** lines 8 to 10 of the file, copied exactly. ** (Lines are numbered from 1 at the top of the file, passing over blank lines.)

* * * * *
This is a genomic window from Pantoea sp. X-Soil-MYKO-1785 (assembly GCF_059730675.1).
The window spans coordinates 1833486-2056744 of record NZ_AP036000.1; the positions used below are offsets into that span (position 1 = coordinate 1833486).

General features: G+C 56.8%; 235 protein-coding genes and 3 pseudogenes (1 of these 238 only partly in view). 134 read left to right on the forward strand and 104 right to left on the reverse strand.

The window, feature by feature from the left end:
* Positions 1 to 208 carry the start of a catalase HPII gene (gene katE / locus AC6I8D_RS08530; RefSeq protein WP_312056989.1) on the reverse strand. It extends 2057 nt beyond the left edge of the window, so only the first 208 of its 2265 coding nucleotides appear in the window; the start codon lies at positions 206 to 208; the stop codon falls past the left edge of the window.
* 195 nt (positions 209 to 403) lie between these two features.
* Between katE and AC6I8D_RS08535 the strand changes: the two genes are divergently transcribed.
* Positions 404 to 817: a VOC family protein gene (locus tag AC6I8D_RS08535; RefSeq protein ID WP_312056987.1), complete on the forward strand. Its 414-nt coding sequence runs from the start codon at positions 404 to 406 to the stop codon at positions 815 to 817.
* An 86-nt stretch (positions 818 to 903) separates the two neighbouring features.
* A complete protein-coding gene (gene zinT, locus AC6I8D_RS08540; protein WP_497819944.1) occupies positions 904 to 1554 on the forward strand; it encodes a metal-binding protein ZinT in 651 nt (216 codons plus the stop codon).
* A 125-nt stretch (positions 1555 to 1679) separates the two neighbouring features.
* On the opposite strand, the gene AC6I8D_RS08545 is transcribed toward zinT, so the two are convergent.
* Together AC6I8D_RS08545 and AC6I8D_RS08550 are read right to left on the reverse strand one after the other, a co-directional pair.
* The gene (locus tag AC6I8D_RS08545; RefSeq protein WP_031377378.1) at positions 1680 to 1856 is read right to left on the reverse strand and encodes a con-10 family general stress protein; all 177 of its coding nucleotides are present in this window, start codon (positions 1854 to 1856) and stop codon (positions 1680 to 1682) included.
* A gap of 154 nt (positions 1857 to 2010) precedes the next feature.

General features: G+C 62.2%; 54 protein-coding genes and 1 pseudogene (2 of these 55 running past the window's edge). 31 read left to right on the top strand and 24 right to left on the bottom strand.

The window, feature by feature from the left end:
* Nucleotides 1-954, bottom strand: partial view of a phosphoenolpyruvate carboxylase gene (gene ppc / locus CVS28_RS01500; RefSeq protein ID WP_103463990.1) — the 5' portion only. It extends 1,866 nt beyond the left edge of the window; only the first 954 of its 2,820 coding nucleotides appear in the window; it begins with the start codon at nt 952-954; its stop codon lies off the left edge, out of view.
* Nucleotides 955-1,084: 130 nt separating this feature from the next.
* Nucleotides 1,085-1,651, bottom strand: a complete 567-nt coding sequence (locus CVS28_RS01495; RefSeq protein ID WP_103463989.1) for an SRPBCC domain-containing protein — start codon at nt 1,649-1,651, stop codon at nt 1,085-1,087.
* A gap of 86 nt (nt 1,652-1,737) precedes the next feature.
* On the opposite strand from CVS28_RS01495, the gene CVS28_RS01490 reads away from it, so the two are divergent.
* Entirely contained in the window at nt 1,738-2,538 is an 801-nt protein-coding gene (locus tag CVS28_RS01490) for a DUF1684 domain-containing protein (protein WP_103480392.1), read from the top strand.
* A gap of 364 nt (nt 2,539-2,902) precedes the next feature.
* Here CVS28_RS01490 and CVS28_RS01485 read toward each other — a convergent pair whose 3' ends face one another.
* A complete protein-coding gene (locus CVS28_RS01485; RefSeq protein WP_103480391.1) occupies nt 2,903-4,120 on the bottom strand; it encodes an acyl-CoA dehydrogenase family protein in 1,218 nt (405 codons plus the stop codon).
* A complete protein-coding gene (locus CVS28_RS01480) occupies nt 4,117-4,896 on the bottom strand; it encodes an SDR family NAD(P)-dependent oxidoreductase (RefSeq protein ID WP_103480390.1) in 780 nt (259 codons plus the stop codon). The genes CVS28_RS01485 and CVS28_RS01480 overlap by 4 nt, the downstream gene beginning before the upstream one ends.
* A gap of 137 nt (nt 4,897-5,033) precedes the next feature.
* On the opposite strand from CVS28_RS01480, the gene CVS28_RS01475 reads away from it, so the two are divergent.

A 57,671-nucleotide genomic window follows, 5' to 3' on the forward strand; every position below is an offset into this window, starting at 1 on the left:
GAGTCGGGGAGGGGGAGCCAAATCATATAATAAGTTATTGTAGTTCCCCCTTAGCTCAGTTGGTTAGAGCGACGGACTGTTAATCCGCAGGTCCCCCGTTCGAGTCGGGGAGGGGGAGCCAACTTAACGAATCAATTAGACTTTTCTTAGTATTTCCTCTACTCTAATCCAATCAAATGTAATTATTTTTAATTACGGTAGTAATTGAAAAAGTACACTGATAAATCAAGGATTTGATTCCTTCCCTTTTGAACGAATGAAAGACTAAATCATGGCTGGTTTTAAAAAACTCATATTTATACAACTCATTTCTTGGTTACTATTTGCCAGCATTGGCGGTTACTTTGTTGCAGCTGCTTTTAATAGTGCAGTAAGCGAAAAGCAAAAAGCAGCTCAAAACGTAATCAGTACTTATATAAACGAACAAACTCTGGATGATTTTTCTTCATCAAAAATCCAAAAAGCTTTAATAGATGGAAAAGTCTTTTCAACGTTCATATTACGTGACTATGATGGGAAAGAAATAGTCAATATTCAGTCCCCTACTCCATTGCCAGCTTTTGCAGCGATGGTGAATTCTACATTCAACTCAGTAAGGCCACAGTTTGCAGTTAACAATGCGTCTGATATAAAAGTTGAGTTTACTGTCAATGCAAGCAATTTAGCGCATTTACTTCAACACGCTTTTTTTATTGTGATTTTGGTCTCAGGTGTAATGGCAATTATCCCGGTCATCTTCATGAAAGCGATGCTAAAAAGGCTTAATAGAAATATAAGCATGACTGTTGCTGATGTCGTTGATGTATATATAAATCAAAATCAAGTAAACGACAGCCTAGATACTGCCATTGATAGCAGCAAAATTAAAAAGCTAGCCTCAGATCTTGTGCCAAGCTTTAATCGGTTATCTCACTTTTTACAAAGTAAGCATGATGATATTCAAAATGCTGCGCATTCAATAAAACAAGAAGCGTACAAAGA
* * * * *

* Positions 404 to 817: a VOC family protein gene (locus tag AC6I8D_RS08535; RefSeq protein ID WP_312056987.1), complete on the forward strand. Its 414-nt coding sequence runs from the start codon at positions 404 to 406 to the stop codon at positions 815 to 817.
* An 86-nt stretch (positions 818 to 903) separates the two neighbouring features.
* A complete protein-coding gene (gene zinT, locus AC6I8D_RS08540; protein WP_497819944.1) occupies positions 904 to 1554 on the forward strand; it encodes a metal-binding protein ZinT in 651 nt (216 codons plus the stop codon).